Rubbermaid Commercial Products (RCP) has published the findings from its second Love Recycling study, which delves into the pandemic’s impact on commercial recycling.
The initial study, performed at the start of 2020, gave renewed insight into an important area of commercial life. With the ongoing drive for sustainability in all facets of commercial activity, the continental and nationally focused reports were welcomed with great interest by European businesses of all sizes.
Since then, the conditions under lockdown saw some sectors closed completely and others under increased operational pressure, creating greater volumes of waste, such as used PPE.
The pandemic’s effect on commercial recycling and waste management is a less discussed, less measured, but important area of commercial disruption.
The 2nd phase of the study, undertaken between July and September, sought to find out how commercial waste and recycling practices were disrupted by pandemic conditions, what new priorities it created and what specific effect lockdown (and the period since) has had on day-to-day practices as well as longer-term intentions.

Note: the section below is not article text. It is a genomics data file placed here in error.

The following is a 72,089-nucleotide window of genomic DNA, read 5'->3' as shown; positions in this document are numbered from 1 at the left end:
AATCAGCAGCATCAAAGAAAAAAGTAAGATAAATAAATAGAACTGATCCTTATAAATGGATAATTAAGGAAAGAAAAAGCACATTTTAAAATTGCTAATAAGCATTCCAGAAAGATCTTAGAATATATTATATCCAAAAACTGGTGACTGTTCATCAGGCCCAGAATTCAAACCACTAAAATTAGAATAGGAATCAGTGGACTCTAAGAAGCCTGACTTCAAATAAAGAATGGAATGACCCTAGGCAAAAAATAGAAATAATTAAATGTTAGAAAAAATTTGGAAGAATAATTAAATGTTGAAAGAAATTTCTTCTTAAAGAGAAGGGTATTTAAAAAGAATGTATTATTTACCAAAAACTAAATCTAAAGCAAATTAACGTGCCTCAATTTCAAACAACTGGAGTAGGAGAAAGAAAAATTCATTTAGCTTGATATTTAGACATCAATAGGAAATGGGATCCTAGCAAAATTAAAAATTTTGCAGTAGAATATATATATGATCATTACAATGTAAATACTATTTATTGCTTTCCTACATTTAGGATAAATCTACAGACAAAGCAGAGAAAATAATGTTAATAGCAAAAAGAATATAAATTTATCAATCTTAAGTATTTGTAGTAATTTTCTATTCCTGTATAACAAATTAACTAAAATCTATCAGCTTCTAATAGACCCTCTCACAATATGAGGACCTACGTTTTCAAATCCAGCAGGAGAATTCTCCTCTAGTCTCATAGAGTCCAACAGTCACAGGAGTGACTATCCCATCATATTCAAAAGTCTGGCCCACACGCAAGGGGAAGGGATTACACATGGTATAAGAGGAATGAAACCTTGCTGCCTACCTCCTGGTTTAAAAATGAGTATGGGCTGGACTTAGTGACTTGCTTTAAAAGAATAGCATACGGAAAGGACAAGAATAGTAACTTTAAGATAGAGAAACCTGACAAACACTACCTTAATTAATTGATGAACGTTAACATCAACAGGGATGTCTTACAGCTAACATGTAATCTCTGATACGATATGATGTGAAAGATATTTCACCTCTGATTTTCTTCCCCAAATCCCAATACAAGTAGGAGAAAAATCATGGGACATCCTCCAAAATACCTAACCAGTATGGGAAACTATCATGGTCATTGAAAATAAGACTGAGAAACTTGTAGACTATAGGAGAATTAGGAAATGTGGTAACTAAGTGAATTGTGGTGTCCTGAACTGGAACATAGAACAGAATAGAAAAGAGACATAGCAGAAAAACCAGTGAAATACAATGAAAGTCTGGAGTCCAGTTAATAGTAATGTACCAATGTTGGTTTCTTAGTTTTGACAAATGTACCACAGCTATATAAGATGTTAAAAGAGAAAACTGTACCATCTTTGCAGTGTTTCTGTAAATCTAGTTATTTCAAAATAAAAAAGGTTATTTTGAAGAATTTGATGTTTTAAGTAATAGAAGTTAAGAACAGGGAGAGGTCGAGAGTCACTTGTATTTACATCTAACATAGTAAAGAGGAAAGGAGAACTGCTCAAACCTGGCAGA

The report contains a variety of findings:
- 56 per cent of respondents said recycling practices had been impacted by the pandemic
- 30 per cent of businesses say that recycling has gained importance because of the pandemic
- Almost three-quarters of businesses indicate that their current recycling efforts are not always successful
- 86 per cent of businesses say they will give recycling greater focus in the coming years
- The number implementing dedicated PPE disposal may be as low as 20 per cent
While businesses are continuing to adapt to new scenarios and practices during their reopening phase, the findings in the report help to contextualise what they have prioritised and what still needs to be done.
Paul Jakeway, Head of Marketing, Rubbermaid Commercial Products EMEA said: “Commercial recycling is a long-term project that changes and develops over time. When disruptive events like the pandemic occur, they have the potential to derail progress, or create setbacks.
“The Love Recycling Research Project has seen us work with over 1,000 European business of all sizes. When we conducted our initial study, it was to see what the general state of commercial recycling was within Europe. From that basis, this second, more specific study, gave us a chance to see what had changed during and after lockdown.
“The businesses we spoke to are, on the whole, still in a phase of adapting to changes that the pandemic has brought, but with 86 per cent of businesses intending to increase focus in the coming years, we are optimistic that commercial recycling will continue to develop, despite the disruptions.”
To download the Love Recycling reports click here.